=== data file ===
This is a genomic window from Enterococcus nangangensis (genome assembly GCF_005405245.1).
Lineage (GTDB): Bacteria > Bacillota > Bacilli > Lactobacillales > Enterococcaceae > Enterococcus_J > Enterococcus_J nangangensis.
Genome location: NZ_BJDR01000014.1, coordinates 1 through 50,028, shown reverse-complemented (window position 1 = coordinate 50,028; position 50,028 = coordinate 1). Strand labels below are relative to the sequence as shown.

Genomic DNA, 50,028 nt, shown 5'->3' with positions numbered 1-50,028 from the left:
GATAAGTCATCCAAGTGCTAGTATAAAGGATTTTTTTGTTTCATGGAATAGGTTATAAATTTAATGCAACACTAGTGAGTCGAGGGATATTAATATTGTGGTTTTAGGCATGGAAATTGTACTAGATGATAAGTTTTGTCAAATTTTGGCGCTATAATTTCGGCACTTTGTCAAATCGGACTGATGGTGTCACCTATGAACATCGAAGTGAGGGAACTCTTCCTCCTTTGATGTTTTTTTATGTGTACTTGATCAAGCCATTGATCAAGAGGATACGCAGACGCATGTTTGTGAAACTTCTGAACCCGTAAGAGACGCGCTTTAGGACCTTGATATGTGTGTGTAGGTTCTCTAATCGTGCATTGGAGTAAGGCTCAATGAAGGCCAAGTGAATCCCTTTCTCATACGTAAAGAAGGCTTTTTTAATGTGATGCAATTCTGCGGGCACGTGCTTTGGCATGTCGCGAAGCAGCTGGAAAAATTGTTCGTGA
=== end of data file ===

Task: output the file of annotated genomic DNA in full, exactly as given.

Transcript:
This is a genomic window from Enterococcus nangangensis (genome assembly GCF_005405245.1).
Lineage (GTDB): Bacteria > Bacillota > Bacilli > Lactobacillales > Enterococcaceae > Enterococcus_J > Enterococcus_J nangangensis.
Genome location: NZ_BJDR01000014.1, coordinates 1 through 50,028, shown reverse-complemented (window position 1 = coordinate 50,028; position 50,028 = coordinate 1). Strand labels below are relative to the sequence as shown.

Genomic DNA, 50,028 nt, shown 5'->3' with positions numbered 1-50,028 from the left:
GATAAGTCATCCAAGTGCTAGTATAAAGGATTTTTTTGTTTCATGGAATAGGTTATAAATTTAATGCAACACTAGTGAGTCGAGGGATATTAATATTGTGGTTTTAGGCATGGAAATTGTACTAGATGATAAGTTTTGTCAAATTTTGGCGCTATAATTTCGGCACTTTGTCAAATCGGACTGATGGTGTCACCTATGAACATCGAAGTGAGGGAACTCTTCCTCCTTTGATGTTTTTTTATGTGTACTTGATCAAGCCATTGATCAAGAGGATACGCAGACGCATGTTTGTGAAACTTCTGAACCCGTAAGAGACGCGCTTTAGGACCTTGATATGTGTGTGTAGGTTCTCTAATCGTGCATTGGAGTAAGGCTCAATGAAGGCCAAGTGAATCCCTTTCTCATACGTAAAGAAGGCTTTTTTAATGTGATGCAATTCTGCGGGCACGTGCTTTGGCATGTCGCGAAGCAGCTGGAAAAATTGTTCGTGA